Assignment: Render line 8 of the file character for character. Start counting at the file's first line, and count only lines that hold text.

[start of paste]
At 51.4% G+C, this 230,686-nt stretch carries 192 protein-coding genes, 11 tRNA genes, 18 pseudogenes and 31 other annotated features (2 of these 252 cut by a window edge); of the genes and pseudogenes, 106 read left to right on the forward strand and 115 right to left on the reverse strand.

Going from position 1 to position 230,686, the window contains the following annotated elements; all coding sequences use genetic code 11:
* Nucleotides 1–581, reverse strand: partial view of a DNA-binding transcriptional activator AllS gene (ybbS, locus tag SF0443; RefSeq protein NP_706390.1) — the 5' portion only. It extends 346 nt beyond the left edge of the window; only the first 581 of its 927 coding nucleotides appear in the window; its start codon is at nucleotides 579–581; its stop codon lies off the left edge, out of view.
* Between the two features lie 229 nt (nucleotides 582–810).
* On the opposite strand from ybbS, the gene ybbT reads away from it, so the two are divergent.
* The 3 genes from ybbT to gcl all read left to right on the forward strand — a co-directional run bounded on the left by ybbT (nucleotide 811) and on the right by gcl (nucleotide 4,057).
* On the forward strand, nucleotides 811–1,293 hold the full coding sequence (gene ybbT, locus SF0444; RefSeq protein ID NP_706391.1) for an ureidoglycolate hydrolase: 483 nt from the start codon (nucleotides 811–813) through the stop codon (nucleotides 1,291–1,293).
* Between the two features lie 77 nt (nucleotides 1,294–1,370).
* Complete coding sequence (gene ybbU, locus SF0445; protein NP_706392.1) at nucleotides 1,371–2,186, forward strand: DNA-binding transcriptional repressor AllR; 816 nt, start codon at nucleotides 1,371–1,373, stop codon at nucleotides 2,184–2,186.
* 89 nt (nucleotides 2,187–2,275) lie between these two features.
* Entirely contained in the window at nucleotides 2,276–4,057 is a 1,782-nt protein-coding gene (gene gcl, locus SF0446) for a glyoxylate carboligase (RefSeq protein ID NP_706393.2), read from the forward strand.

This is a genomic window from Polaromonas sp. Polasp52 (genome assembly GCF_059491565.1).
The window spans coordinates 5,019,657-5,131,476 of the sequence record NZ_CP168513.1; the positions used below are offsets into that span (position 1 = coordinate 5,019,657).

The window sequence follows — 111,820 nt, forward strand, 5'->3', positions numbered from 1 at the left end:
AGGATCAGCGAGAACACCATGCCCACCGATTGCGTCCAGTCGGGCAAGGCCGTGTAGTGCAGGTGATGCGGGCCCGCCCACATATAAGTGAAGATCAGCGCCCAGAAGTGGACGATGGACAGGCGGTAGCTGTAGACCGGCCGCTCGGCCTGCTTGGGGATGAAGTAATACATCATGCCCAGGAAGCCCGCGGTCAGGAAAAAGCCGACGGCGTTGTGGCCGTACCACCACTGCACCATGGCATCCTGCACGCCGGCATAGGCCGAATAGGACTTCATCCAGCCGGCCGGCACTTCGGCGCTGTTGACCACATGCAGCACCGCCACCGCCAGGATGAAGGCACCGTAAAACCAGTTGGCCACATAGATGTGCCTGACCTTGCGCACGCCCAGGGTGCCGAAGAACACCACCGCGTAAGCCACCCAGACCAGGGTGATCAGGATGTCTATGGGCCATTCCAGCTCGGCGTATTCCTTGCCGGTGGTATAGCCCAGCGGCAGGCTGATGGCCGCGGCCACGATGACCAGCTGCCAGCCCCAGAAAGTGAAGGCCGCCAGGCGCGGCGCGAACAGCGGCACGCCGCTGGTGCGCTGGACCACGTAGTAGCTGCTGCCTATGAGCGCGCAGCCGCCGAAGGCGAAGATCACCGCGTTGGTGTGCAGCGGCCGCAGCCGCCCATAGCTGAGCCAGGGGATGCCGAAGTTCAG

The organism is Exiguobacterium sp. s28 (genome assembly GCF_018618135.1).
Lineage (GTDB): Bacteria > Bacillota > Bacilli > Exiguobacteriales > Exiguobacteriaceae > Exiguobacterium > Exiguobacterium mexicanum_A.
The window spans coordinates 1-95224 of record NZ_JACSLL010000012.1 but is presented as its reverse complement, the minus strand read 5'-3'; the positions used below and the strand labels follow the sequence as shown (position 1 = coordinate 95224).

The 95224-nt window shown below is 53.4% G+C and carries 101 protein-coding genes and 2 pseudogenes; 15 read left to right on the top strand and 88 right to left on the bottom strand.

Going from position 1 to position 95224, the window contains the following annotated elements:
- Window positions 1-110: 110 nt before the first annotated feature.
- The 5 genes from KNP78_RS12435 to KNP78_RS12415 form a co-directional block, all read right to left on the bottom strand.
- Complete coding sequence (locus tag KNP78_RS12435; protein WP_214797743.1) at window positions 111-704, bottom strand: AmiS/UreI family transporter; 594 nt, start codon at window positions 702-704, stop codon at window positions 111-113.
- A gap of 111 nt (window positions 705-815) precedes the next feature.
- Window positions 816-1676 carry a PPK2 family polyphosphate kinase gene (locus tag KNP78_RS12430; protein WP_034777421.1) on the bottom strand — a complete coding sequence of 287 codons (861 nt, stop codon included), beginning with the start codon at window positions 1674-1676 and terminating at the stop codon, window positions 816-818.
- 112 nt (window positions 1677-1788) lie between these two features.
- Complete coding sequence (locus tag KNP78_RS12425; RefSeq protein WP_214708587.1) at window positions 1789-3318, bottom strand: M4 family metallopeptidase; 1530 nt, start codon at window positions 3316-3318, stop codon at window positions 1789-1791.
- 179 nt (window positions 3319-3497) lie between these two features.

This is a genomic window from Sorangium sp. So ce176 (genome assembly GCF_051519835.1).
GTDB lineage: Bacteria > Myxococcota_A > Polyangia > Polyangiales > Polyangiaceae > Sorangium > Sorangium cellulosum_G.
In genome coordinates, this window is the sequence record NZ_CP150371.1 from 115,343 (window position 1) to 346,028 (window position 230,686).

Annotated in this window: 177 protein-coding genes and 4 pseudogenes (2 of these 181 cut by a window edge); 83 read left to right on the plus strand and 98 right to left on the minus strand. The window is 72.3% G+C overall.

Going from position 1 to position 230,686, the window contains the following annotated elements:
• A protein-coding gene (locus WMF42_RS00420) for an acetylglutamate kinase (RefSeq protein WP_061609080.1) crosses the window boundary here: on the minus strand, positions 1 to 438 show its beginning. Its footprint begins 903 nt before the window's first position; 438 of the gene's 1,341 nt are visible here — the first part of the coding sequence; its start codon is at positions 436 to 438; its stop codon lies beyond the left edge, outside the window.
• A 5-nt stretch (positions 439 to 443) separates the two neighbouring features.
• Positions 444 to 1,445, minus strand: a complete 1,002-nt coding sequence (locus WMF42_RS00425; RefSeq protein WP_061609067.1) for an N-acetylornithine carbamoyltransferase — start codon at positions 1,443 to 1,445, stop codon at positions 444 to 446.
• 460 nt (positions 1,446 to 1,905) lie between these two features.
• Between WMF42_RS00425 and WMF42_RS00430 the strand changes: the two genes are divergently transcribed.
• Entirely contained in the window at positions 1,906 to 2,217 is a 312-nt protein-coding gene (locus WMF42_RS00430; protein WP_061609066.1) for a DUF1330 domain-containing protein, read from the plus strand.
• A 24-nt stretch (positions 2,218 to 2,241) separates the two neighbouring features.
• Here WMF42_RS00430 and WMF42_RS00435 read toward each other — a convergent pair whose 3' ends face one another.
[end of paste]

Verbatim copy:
* Between the two features lie 77 nt (nucleotides 1,294–1,370).